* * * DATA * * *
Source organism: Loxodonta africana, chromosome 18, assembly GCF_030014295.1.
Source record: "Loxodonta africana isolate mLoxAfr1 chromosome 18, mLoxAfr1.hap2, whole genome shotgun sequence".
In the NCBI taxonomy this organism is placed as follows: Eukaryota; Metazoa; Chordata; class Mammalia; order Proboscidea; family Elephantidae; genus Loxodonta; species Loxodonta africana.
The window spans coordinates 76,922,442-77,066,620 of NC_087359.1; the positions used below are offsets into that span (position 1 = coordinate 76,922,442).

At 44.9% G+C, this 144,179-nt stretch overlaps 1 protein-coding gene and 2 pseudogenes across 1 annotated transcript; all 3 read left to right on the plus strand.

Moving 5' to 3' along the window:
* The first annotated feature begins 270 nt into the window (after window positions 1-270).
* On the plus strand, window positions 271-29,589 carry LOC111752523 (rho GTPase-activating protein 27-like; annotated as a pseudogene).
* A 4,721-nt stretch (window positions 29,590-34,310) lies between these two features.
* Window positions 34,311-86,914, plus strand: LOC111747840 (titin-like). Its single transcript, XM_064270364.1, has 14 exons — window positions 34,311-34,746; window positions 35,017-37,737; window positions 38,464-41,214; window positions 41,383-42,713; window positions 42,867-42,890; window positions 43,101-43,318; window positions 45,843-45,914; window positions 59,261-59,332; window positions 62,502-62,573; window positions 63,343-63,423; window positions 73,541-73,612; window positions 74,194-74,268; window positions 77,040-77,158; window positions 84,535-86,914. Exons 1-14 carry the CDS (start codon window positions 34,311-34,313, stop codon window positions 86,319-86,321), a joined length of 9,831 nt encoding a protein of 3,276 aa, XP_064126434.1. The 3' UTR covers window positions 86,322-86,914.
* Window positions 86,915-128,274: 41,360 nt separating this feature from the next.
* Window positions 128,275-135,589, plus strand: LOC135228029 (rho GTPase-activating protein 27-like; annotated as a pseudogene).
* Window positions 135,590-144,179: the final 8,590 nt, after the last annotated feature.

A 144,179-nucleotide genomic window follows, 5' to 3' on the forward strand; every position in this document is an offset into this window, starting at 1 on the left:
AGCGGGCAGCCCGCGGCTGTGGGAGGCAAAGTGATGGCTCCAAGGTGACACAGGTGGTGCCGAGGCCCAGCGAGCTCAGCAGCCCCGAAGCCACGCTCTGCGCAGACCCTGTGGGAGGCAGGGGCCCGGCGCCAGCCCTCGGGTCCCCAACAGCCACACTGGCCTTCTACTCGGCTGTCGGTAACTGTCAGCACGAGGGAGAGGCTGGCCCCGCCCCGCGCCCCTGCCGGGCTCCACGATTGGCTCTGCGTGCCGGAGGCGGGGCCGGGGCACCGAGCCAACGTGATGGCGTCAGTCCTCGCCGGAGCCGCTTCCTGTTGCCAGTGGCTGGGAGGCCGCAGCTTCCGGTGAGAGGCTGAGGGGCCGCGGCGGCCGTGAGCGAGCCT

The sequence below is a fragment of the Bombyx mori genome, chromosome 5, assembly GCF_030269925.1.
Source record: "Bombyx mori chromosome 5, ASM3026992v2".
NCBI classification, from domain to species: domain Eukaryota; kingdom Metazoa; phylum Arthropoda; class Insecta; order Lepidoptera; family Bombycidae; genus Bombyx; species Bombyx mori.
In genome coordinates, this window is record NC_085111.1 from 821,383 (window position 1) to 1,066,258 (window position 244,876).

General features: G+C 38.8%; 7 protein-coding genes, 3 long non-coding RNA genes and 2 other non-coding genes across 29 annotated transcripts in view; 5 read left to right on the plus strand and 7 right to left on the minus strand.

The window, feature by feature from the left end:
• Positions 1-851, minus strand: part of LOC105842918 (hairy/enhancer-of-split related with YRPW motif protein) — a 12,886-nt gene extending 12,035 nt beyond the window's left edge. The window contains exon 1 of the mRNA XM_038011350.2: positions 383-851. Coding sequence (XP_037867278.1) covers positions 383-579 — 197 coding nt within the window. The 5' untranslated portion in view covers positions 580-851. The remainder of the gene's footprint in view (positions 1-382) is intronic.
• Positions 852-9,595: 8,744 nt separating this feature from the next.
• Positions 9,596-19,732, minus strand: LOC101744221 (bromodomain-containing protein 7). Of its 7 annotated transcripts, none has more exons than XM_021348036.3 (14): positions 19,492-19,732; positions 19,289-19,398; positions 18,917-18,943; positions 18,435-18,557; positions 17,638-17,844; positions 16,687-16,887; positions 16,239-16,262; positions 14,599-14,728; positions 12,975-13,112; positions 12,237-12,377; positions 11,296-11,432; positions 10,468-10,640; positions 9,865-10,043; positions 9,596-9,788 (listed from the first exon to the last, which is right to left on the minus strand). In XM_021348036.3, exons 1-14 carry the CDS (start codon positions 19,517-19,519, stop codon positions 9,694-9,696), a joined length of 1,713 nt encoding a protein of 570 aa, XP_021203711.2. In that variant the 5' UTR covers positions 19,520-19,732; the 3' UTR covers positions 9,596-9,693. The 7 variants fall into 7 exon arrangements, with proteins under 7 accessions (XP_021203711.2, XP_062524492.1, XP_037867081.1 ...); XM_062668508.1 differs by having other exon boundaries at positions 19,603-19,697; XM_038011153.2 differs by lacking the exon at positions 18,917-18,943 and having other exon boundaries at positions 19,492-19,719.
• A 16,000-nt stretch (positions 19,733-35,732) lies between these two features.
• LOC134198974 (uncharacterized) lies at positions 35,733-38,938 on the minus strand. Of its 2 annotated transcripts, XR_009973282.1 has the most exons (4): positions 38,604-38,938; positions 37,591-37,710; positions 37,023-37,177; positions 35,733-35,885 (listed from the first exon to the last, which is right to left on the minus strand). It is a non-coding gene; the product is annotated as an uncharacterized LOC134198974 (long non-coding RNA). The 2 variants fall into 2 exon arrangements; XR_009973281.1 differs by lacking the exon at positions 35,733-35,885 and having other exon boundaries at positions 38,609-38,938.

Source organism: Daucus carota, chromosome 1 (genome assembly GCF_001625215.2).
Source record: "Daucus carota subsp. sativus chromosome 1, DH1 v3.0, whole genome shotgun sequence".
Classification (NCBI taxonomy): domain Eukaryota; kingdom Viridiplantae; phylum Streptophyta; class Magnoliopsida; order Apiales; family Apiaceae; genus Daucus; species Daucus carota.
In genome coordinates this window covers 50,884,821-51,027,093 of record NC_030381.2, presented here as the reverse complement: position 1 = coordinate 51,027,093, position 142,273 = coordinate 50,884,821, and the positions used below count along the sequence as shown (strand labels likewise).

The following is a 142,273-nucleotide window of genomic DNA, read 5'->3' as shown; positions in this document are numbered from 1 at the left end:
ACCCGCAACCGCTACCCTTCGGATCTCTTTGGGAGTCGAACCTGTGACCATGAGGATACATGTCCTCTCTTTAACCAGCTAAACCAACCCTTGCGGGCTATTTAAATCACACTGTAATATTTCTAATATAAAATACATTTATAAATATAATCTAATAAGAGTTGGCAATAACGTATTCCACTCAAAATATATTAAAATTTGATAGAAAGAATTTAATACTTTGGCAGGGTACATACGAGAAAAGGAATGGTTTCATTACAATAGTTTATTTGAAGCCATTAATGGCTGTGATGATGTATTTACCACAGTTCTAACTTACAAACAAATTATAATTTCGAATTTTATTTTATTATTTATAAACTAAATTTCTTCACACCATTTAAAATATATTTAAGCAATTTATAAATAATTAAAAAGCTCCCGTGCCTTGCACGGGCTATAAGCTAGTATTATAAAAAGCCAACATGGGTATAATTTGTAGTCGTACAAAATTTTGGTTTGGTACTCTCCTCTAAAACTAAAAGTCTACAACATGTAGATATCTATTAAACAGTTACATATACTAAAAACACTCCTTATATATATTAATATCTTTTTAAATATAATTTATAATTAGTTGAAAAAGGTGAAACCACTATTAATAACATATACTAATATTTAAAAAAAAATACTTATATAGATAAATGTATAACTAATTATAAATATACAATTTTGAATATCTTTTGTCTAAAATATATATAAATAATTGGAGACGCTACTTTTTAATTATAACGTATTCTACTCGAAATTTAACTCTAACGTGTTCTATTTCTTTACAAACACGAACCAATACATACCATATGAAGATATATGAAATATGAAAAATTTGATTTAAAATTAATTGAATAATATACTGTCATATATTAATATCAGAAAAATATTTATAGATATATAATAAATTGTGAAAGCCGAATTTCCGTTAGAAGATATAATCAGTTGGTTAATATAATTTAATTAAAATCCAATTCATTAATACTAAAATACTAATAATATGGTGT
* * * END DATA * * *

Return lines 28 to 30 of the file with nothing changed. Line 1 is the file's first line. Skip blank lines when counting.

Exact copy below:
Source record: "Daucus carota subsp. sativus chromosome 1, DH1 v3.0, whole genome shotgun sequence".
Classification (NCBI taxonomy): domain Eukaryota; kingdom Viridiplantae; phylum Streptophyta; class Magnoliopsida; order Apiales; family Apiaceae; genus Daucus; species Daucus carota.
In genome coordinates this window covers 50,884,821-51,027,093 of record NC_030381.2, presented here as the reverse complement: position 1 = coordinate 51,027,093, position 142,273 = coordinate 50,884,821, and the positions used below count along the sequence as shown (strand labels likewise).